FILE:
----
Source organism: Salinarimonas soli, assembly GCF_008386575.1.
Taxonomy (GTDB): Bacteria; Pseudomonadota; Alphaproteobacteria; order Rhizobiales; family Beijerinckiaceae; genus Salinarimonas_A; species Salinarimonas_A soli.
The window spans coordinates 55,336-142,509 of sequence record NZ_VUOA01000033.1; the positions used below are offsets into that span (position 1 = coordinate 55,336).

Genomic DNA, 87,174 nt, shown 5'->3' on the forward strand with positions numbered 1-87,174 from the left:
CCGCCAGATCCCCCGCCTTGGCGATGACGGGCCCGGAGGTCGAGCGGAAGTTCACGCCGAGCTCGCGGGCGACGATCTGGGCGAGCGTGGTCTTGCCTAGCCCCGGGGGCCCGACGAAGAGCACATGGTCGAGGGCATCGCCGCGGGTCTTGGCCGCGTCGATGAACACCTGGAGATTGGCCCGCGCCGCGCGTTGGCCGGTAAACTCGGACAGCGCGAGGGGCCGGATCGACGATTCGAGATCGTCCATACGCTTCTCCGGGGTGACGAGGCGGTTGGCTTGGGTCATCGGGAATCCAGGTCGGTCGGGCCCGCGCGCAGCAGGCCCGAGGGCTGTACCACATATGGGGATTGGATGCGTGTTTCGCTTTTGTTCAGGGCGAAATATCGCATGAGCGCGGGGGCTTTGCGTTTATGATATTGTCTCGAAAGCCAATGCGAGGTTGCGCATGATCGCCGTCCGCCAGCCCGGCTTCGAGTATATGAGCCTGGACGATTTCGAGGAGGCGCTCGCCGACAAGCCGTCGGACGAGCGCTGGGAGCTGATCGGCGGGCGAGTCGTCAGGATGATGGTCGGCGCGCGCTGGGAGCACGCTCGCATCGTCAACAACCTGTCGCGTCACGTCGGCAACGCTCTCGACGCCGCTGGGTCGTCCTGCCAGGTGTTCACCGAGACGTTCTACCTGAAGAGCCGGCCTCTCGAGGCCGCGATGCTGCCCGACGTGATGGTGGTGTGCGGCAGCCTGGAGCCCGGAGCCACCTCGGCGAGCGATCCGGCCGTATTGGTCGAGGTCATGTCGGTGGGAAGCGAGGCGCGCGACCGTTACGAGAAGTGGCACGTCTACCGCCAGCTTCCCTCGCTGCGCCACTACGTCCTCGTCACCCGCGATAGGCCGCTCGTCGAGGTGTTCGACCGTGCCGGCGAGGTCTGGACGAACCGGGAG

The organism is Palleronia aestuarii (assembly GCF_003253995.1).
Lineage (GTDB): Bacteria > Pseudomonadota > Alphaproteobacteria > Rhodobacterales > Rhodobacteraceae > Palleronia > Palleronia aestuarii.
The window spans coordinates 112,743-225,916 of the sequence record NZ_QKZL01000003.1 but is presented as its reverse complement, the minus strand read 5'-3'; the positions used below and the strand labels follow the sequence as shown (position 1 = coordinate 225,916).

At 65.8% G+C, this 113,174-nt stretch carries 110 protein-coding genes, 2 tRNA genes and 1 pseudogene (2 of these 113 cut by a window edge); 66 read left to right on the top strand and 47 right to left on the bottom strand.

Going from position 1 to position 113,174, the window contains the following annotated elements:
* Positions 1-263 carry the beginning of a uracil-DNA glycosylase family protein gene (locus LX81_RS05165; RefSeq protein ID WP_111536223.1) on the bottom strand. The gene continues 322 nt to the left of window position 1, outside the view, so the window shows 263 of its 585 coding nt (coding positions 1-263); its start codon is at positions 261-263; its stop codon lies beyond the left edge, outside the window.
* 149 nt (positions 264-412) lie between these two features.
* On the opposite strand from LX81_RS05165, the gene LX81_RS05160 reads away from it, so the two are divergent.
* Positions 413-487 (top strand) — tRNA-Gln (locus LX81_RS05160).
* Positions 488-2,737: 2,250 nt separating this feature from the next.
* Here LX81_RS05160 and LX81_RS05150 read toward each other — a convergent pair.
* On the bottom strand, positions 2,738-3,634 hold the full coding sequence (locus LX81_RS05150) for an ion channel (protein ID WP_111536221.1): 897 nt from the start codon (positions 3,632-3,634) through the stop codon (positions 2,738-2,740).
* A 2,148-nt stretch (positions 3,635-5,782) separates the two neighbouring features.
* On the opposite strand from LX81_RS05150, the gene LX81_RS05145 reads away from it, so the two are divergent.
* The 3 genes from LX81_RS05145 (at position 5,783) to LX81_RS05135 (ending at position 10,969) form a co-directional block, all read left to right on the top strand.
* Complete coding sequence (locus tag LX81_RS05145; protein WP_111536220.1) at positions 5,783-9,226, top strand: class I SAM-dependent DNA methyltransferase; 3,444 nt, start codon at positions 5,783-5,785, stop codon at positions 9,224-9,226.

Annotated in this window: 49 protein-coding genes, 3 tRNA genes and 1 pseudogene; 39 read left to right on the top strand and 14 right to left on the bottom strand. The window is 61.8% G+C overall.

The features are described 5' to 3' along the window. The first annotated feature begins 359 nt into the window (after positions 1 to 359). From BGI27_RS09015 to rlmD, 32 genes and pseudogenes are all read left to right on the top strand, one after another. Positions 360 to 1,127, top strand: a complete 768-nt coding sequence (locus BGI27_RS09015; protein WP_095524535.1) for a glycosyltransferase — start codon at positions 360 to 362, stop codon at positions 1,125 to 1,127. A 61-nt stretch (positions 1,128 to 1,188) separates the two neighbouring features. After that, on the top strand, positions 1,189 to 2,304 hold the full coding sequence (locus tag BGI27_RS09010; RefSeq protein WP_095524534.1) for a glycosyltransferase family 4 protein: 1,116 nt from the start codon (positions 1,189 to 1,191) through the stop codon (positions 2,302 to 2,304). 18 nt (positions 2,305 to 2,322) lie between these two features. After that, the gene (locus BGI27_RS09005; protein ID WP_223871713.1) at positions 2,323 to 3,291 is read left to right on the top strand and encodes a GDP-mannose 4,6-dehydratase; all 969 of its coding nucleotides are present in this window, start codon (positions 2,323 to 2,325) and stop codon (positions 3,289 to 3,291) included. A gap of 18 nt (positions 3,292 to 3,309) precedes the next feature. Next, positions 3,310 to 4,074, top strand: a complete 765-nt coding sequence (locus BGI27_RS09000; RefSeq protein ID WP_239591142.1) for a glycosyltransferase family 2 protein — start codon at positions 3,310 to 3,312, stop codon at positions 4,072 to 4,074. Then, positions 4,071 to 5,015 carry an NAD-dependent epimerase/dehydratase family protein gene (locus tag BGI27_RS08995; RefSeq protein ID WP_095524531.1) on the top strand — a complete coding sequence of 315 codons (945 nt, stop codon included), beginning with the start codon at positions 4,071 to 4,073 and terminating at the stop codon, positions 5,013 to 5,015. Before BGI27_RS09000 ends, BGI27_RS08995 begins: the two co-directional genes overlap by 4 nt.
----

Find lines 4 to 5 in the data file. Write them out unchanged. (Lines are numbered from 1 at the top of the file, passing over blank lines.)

Genomic DNA, 87,174 nt, shown 5'->3' on the forward strand with positions numbered 1-87,174 from the left:
CCGCCAGATCCCCCGCCTTGGCGATGACGGGCCCGGAGGTCGAGCGGAAGTTCACGCCGAGCTCGCGGGCGACGATCTGGGCGAGCGTGGTCTTGCCTAGCCCCGGGGGCCCGACGAAGAGCACATGGTCGAGGGCATCGCCGCGGGTCTTGGCCGCGTCGATGAACACCTGGAGATTGGCCCGCGCCGCGCGTTGGCCGGTAAACTCGGACAGCGCGAGGGGCCGGATCGACGATTCGAGATCGTCCATACGCTTCTCCGGGGTGACGAGGCGGTTGGCTTGGGTCATCGGGAATCCAGGTCGGTCGGGCCCGCGCGCAGCAGGCCCGAGGGCTGTACCACATATGGGGATTGGATGCGTGTTTCGCTTTTGTTCAGGGCGAAATATCGCATGAGCGCGGGGGCTTTGCGTTTATGATATTGTCTCGAAAGCCAATGCGAGGTTGCGCATGATCGCCGTCCGCCAGCCCGGCTTCGAGTATATGAGCCTGGACGATTTCGAGGAGGCGCTCGCCGACAAGCCGTCGGACGAGCGCTGGGAGCTGATCGGCGGGCGAGTCGTCAGGATGATGGTCGGCGCGCGCTGGGAGCACGCTCGCATCGTCAACAACCTGTCGCGTCACGTCGGCAACGCTCTCGACGCCGCTGGGTCGTCCTGCCAGGTGTTCACCGAGACGTTCTACCTGAAGAGCCGGCCTCTCGAGGCCGCGATGCTGCCCGACGTGATGGTGGTGTGCGGCAGCCTGGAGCCCGGAGCCACCTCGGCGAGCGATCCGGCCGTATTGGTCGAGGTCATGTCGGTGGGAAGCGAGGCGCGCGACCGTTACGAGAAGTGGCACGTCTACCGCCAGCTTCCCTCGCTGCGCCACTACGTCCTCGTCACCCGCGATAGGCCGCTCGTCGAGGTGTTCGACCGTGCCGGCGAGGTCTGGACGAACCGGGAG